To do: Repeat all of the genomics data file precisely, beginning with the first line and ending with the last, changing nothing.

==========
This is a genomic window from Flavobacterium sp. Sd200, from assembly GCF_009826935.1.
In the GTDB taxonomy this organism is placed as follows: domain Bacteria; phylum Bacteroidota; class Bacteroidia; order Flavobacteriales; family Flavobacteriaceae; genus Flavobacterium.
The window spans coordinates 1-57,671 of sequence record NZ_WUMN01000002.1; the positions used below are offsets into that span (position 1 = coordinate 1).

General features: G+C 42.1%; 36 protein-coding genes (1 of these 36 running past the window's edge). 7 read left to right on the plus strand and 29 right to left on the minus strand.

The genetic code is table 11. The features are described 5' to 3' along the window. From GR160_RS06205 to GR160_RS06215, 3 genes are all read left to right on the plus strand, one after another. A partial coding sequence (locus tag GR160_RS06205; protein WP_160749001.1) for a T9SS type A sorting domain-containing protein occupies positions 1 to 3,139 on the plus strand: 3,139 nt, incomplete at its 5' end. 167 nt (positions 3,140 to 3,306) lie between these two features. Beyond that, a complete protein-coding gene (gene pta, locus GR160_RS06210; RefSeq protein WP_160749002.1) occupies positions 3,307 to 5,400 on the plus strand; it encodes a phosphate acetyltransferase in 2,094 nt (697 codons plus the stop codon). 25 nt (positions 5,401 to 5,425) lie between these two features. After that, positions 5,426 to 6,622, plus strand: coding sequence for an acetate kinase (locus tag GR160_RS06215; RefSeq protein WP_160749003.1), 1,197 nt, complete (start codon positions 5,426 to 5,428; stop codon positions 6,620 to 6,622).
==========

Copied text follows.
This is a genomic window from Flavobacterium sp. Sd200, from assembly GCF_009826935.1.
In the GTDB taxonomy this organism is placed as follows: domain Bacteria; phylum Bacteroidota; class Bacteroidia; order Flavobacteriales; family Flavobacteriaceae; genus Flavobacterium.
The window spans coordinates 1-57,671 of sequence record NZ_WUMN01000002.1; the positions used below are offsets into that span (position 1 = coordinate 1).

General features: G+C 42.1%; 36 protein-coding genes (1 of these 36 running past the window's edge). 7 read left to right on the plus strand and 29 right to left on the minus strand.

The genetic code is table 11. The features are described 5' to 3' along the window. From GR160_RS06205 to GR160_RS06215, 3 genes are all read left to right on the plus strand, one after another. A partial coding sequence (locus tag GR160_RS06205; protein WP_160749001.1) for a T9SS type A sorting domain-containing protein occupies positions 1 to 3,139 on the plus strand: 3,139 nt, incomplete at its 5' end. 167 nt (positions 3,140 to 3,306) lie between these two features. Beyond that, a complete protein-coding gene (gene pta, locus GR160_RS06210; RefSeq protein WP_160749002.1) occupies positions 3,307 to 5,400 on the plus strand; it encodes a phosphate acetyltransferase in 2,094 nt (697 codons plus the stop codon). 25 nt (positions 5,401 to 5,425) lie between these two features. After that, positions 5,426 to 6,622, plus strand: coding sequence for an acetate kinase (locus tag GR160_RS06215; RefSeq protein WP_160749003.1), 1,197 nt, complete (start codon positions 5,426 to 5,428; stop codon positions 6,620 to 6,622).